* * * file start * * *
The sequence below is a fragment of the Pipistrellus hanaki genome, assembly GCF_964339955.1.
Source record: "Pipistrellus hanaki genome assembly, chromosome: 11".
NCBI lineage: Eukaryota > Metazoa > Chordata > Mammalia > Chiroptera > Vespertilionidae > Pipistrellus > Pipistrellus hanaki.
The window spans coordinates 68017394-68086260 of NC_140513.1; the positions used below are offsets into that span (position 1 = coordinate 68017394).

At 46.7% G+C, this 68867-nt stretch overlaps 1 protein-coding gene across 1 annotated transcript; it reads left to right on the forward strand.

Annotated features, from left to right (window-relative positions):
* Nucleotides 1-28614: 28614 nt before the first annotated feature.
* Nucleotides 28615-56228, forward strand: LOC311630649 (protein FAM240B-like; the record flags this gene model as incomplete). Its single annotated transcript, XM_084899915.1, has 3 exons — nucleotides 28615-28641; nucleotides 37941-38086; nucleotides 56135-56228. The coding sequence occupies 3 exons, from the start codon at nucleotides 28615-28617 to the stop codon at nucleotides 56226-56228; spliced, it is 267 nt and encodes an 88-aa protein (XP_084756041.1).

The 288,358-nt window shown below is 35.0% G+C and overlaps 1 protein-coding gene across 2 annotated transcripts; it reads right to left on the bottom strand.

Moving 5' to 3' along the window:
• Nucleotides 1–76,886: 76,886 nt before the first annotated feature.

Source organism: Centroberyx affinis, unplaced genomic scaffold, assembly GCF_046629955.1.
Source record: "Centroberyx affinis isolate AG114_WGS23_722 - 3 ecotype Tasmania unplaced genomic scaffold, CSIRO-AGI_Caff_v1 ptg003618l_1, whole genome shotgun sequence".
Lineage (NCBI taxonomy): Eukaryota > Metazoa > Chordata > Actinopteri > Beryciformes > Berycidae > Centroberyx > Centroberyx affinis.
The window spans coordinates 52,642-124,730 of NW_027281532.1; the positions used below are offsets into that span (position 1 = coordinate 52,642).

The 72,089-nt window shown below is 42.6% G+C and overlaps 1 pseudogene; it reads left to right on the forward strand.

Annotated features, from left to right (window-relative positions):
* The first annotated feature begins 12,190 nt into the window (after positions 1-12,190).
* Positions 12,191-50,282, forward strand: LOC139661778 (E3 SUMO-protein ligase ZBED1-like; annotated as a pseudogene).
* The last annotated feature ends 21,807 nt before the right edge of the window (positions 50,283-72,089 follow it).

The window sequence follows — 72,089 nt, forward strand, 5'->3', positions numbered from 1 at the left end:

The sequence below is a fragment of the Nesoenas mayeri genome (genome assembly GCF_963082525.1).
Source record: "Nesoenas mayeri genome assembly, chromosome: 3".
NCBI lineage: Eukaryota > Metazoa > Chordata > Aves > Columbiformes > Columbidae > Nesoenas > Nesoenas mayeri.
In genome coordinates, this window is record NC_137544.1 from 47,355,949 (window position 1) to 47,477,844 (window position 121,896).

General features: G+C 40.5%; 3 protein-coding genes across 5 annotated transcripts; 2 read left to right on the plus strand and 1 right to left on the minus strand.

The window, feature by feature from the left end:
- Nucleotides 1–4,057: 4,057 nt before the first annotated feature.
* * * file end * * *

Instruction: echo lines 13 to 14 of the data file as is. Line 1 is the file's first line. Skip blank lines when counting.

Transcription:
Source record: "Centroberyx affinis isolate AG114_WGS23_722 - 3 ecotype Tasmania unplaced genomic scaffold, CSIRO-AGI_Caff_v1 ptg003618l_1, whole genome shotgun sequence".
Lineage (NCBI taxonomy): Eukaryota > Metazoa > Chordata > Actinopteri > Beryciformes > Berycidae > Centroberyx > Centroberyx affinis.